## Functions and Graphing: Overview

Graphing on the **coordinate plane** is a way to visualize relationships. A coordinate plane has a horizontal number line, the ** x-axis,** and a vertical number line, the

**The point where the two axes intersect is the**

*y-*axis.**origin.**(See Graphing Integers.)

All *x-*values to the right of the origin are positive and all *x-*values to the left of the origin are negative. The *x-*value of all points on the *y-*axis is zero. Similarly, *y-*values above the origin are positive, and *y-*values below the origin are negative. The *y-*value of all points on the *x-*axis is zero. The axes split the plane into four **quadrants,** which are numbered starting in the upper right-hand quadrant and going counterclockwise as I, II, III, and IV.

Every point on the plane has a unique **ordered pair** that corresponds to it. An ordered pair is enclosed in a pair of parentheses. The first number represents the *x-*coordinate and the second number represents the *y-*coordinate. The origin is the ordered pair (0, 0). To locate a point on the coordinate plane, do the following.

- Start at the origin.
- The first number is the
*x-*coordinate. Move to the right the appropriate number of units if the number is positive; move to the left the appropriate number of units if it is negative. - The second number is the
*y-*coordinate. Move up the appropriate number of units if the number is positive and down the appropriate number of units if it is negative.

To locate point *A,* whose ordered pair is (3, ^{-}2) on the coordinate plane, we move three units to the right and down two units. On the coordinate plane below are the points *B* (^{-}3, 5), *C* (^{-}1, ^{-}4), *D* (0, ^{-}3), *E* (2, 4), and *F* (4, 0).

In order to find the area of common geometric figures on a coordinate graph, you will need to find the lengths of line segments—that is, the distance between points. To find the length of a segment parallel to the *x-*axis, subtract the *x-*coordinates. For example, to find the length of the line segment between the points (4, 7) and (^{-}2, 7), subtract: 4 − (^{-}2) = 6. If you wanted to find the length of a line segment parallel to the *y-*axis, you would subtract the two *y-*coordinates. For example, the distance between (^{-}3, 5) and (^{-}3, 9) is 9 − 5 = 4.

To find the area of the rectangle below, students need to find the coordinates of the points and apply the formula for finding the area of a rectangle *(A = lw)*. In the diagram below, the points are located at (^{-}2, 1), (3, 1), (3, 4), and (^{-}2, 4). The length of the rectangle is 3 − (^{-}2), or 5, and the width is 4 − 1, or 3. Thus, the area of the rectangle is 5 x 3, or 15, square units. Encourage students to check their answers by counting the number of squares in the figure.

In a similar manner, students can find the area of the triangle by finding the base and the height and using the formula for the area of a triangle *(A = bh).* Points are located at (2, ^{-}4), (6, ^{-}4), and (6, 2). The base is 6 − 2, or 4, and the height is 2 − (^{-}4), or 6. The area of triangle *PQR* is (4)(6), or 12 square units.

There are many ways to record and communicate information: in words, in a table, in a formula, or in a graph. A graph is a visual representation of information and can be used to get quick overviews and estimates. For example, a graph can be used to show the relationship between measurements in different measurement systems. The relationship between centimeters and inches is graphed below. If you want to find out approximately how many inches are equivalent to 20 centimeters, find 20 centimeters on the *x-*axis. Draw a vertical line from this point to the graph. From this point, draw a horizontal line across to the *y-*axis. The line crosses the *y-*axis at about 8 inches. Similarly, if you wanted to find out approximately how many centimeters are in 15 inches, find 15 inches on the *y-*axis. Read across horizontally to the graph, and then read down to the *x-*axis. There are about 38 centimeters in 15 inches.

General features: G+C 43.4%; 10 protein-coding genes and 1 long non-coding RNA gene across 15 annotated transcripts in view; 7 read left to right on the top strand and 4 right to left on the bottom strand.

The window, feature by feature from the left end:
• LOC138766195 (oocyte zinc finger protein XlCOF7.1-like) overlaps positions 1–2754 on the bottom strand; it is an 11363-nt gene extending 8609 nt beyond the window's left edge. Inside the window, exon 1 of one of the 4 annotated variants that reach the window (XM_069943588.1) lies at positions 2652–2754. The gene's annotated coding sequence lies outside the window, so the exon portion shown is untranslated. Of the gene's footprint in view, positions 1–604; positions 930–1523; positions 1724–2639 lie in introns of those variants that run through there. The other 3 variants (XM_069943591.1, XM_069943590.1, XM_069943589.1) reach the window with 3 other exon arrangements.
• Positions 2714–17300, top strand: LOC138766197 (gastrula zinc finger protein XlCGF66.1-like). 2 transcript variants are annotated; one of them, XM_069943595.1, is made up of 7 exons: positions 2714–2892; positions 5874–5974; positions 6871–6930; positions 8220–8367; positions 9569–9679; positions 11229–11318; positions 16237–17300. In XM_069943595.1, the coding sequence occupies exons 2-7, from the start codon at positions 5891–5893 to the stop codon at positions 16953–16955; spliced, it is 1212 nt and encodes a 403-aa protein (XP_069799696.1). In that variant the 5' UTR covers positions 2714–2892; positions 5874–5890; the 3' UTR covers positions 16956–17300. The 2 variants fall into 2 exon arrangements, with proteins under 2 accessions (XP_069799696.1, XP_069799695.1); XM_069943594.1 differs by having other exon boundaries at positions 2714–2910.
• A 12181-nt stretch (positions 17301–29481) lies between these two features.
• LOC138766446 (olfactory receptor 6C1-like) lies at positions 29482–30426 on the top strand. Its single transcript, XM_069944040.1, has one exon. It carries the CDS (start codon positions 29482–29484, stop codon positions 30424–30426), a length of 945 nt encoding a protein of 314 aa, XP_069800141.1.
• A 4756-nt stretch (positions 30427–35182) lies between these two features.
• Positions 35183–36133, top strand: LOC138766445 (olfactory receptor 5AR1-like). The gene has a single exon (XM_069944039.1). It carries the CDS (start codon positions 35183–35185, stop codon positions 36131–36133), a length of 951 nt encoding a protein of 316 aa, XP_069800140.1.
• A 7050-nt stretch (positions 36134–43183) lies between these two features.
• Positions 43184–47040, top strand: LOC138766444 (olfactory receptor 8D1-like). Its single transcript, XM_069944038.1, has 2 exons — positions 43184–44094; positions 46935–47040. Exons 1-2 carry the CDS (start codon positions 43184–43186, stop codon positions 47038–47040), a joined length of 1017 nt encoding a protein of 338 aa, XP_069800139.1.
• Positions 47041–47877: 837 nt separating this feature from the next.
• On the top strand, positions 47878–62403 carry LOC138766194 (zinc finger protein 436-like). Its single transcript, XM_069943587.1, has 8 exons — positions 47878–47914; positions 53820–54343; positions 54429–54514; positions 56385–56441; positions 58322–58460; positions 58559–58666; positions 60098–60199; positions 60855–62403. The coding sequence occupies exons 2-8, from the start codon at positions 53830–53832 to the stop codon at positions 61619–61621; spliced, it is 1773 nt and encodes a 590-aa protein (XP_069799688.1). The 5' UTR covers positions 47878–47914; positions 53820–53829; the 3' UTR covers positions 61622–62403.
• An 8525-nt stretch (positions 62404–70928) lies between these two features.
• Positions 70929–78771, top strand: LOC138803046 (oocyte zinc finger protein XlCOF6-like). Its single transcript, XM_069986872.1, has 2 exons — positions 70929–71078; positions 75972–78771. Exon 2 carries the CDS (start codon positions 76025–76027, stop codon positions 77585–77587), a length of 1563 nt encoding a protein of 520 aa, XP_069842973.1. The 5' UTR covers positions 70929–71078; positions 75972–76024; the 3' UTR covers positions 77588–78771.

A **function** is a rule that associates one and only one value of one variable with each value of another variable; each element in the first set corresponds to one and only one element in the second set. In the equation *y* = 2*x* + 3, *y* is expressed in terms of *x; y* is a function of *x.* For each value of *x,* there is one and only one value of *y.* In order to graph this function, you can set up a function table like the one below. By substituting values for *x* in the equation, you can find the values for *y.* For example, if *x* = 4, then *y* = 2(4) + 3 = 11.

Since *y* is a function of *x,* we graph this relationship with the *x-*values along the horizontal axis and the *y-*values along the vertical axis. By plotting the points above and connecting them with a straight line, we get the graph below.

Many mathematical expressions involve more than one operation. We need agreement about the order of operations and the use of grouping symbols when simplifying and evaluating expressions. (See Writing and Solving One-Step Linear Equations in One Variable.) For example, to simplify the expression 3(^{-}5 + 2) − (8 + 6) ÷ 2 + (^{-}2 + 7)², we follow rules in this order:

- Simplify the expressions in the parentheses. 3 x (
^{-}3) − 14 ÷ 2 + (^{-}5)² - Evaluate powers.

3 x (^{-}3) − 14 ÷ 2 + 25 - Multiply and divide in order from left to right.
^{-}9 − 7 + 25 - Add and subtract in order from left to right.
^{-}16 + 25 = 9